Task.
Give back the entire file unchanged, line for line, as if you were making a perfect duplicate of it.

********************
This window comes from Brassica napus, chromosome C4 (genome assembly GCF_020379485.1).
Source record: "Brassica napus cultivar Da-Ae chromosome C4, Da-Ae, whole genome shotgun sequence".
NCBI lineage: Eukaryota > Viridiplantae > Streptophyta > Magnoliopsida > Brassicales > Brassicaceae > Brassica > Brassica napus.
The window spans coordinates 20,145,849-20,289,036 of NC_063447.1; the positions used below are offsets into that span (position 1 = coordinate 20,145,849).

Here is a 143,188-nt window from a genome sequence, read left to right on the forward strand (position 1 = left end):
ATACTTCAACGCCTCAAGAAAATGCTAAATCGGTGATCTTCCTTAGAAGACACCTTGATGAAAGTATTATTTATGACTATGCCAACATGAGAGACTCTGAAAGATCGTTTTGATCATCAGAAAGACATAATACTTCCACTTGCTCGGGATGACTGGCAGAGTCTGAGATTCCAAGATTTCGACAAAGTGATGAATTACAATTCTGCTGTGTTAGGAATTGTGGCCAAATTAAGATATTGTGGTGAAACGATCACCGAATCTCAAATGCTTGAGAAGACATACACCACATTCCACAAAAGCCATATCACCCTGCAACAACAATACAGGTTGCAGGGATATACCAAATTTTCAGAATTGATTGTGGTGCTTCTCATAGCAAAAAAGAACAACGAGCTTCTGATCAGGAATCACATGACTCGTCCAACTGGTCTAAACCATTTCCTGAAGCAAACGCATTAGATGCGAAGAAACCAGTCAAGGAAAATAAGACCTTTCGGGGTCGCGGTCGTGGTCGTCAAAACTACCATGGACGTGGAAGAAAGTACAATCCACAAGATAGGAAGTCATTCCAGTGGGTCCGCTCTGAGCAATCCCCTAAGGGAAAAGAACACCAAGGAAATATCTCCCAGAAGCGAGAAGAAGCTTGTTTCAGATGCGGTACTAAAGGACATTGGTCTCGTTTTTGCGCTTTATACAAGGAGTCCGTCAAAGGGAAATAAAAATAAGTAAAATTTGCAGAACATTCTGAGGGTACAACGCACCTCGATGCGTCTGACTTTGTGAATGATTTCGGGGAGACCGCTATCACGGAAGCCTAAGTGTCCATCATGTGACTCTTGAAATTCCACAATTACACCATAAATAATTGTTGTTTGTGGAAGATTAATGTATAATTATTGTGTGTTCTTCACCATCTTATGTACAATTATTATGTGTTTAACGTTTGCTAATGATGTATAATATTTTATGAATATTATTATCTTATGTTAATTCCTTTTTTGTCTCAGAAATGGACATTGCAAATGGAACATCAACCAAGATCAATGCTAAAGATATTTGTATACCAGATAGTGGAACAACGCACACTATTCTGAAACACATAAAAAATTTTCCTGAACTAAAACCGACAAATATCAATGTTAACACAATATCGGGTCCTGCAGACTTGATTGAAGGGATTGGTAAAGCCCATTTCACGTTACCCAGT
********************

This window comes from Brassica napus, chromosome C4 (genome assembly GCF_020379485.1).
Source record: "Brassica napus cultivar Da-Ae chromosome C4, Da-Ae, whole genome shotgun sequence".
NCBI lineage: Eukaryota > Viridiplantae > Streptophyta > Magnoliopsida > Brassicales > Brassicaceae > Brassica > Brassica napus.
The window spans coordinates 20,145,849-20,289,036 of NC_063447.1; the positions used below are offsets into that span (position 1 = coordinate 20,145,849).

Here is a 143,188-nt window from a genome sequence, read left to right on the forward strand (position 1 = left end):
ATACTTCAACGCCTCAAGAAAATGCTAAATCGGTGATCTTCCTTAGAAGACACCTTGATGAAAGTATTATTTATGACTATGCCAACATGAGAGACTCTGAAAGATCGTTTTGATCATCAGAAAGACATAATACTTCCACTTGCTCGGGATGACTGGCAGAGTCTGAGATTCCAAGATTTCGACAAAGTGATGAATTACAATTCTGCTGTGTTAGGAATTGTGGCCAAATTAAGATATTGTGGTGAAACGATCACCGAATCTCAAATGCTTGAGAAGACATACACCACATTCCACAAAAGCCATATCACCCTGCAACAACAATACAGGTTGCAGGGATATACCAAATTTTCAGAATTGATTGTGGTGCTTCTCATAGCAAAAAAGAACAACGAGCTTCTGATCAGGAATCACATGACTCGTCCAACTGGTCTAAACCATTTCCTGAAGCAAACGCATTAGATGCGAAGAAACCAGTCAAGGAAAATAAGACCTTTCGGGGTCGCGGTCGTGGTCGTCAAAACTACCATGGACGTGGAAGAAAGTACAATCCACAAGATAGGAAGTCATTCCAGTGGGTCCGCTCTGAGCAATCCCCTAAGGGAAAAGAACACCAAGGAAATATCTCCCAGAAGCGAGAAGAAGCTTGTTTCAGATGCGGTACTAAAGGACATTGGTCTCGTTTTTGCGCTTTATACAAGGAGTCCGTCAAAGGGAAATAAAAATAAGTAAAATTTGCAGAACATTCTGAGGGTACAACGCACCTCGATGCGTCTGACTTTGTGAATGATTTCGGGGAGACCGCTATCACGGAAGCCTAAGTGTCCATCATGTGACTCTTGAAATTCCACAATTACACCATAAATAATTGTTGTTTGTGGAAGATTAATGTATAATTATTGTGTGTTCTTCACCATCTTATGTACAATTATTATGTGTTTAACGTTTGCTAATGATGTATAATATTTTATGAATATTATTATCTTATGTTAATTCCTTTTTTGTCTCAGAAATGGACATTGCAAATGGAACATCAACCAAGATCAATGCTAAAGATATTTGTATACCAGATAGTGGAACAACGCACACTATTCTGAAACACATAAAAAATTTTCCTGAACTAAAACCGACAAATATCAATGTTAACACAATATCGGGTCCTGCAGACTTGATTGAAGGGATTGGTAAAGCCCATTTCACGTTACCCAGT